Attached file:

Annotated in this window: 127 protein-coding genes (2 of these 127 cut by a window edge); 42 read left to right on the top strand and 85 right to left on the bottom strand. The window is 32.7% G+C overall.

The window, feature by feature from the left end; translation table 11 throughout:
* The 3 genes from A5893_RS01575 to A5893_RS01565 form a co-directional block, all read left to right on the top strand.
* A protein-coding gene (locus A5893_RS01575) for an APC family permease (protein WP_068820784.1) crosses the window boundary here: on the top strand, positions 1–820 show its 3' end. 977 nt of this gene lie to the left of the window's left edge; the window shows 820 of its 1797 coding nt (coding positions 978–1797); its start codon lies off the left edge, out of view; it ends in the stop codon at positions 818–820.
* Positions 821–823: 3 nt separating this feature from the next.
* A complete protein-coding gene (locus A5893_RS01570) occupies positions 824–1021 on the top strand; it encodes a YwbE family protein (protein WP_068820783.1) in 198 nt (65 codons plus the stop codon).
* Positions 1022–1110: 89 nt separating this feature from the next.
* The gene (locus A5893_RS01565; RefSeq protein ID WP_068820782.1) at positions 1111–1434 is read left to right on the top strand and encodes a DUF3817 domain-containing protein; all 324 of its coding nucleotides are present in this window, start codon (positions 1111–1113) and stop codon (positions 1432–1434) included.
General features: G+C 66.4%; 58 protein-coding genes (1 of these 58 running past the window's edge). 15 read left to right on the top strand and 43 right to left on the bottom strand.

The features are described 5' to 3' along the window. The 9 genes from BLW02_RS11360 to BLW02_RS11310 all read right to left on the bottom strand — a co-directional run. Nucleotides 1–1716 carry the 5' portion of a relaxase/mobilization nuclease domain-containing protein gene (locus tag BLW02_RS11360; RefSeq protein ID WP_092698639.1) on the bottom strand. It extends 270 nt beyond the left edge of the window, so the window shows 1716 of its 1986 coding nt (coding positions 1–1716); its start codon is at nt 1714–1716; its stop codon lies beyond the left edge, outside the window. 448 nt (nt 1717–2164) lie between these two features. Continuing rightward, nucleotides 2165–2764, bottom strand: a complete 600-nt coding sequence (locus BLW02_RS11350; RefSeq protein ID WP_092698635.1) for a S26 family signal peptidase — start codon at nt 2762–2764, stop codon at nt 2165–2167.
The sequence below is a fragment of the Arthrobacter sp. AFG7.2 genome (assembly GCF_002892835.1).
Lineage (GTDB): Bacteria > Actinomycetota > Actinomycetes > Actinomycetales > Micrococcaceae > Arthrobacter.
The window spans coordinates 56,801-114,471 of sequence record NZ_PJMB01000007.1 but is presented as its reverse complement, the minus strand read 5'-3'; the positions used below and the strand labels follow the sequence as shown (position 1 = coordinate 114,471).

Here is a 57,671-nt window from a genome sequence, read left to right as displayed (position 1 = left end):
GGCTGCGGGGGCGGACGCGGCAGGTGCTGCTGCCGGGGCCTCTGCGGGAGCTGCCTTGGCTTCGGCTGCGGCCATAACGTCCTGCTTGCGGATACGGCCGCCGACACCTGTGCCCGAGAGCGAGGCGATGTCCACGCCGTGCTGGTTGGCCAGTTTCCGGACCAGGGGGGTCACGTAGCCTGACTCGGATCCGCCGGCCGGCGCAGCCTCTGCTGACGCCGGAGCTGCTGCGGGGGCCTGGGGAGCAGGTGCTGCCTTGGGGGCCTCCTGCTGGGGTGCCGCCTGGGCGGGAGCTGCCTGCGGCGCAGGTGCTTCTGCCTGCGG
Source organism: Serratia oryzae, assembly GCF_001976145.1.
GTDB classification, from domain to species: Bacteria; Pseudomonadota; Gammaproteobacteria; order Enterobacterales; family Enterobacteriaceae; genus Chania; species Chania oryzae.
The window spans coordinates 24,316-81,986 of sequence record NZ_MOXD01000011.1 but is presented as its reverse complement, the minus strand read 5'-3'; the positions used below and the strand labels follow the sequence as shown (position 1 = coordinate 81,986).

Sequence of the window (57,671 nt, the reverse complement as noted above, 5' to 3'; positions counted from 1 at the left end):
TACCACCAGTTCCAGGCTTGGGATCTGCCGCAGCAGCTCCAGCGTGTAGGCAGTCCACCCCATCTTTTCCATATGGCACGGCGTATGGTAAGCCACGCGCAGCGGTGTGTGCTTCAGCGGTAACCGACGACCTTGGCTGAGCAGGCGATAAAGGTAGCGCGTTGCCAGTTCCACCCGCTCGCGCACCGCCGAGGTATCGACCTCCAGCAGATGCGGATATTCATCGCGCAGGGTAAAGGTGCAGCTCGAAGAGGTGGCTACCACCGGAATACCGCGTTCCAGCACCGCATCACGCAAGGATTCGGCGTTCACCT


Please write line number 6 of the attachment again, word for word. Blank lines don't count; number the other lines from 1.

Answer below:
* A complete protein-coding gene (locus A5893_RS01570) occupies positions 824–1021 on the top strand; it encodes a YwbE family protein (protein WP_068820783.1) in 198 nt (65 codons plus the stop codon).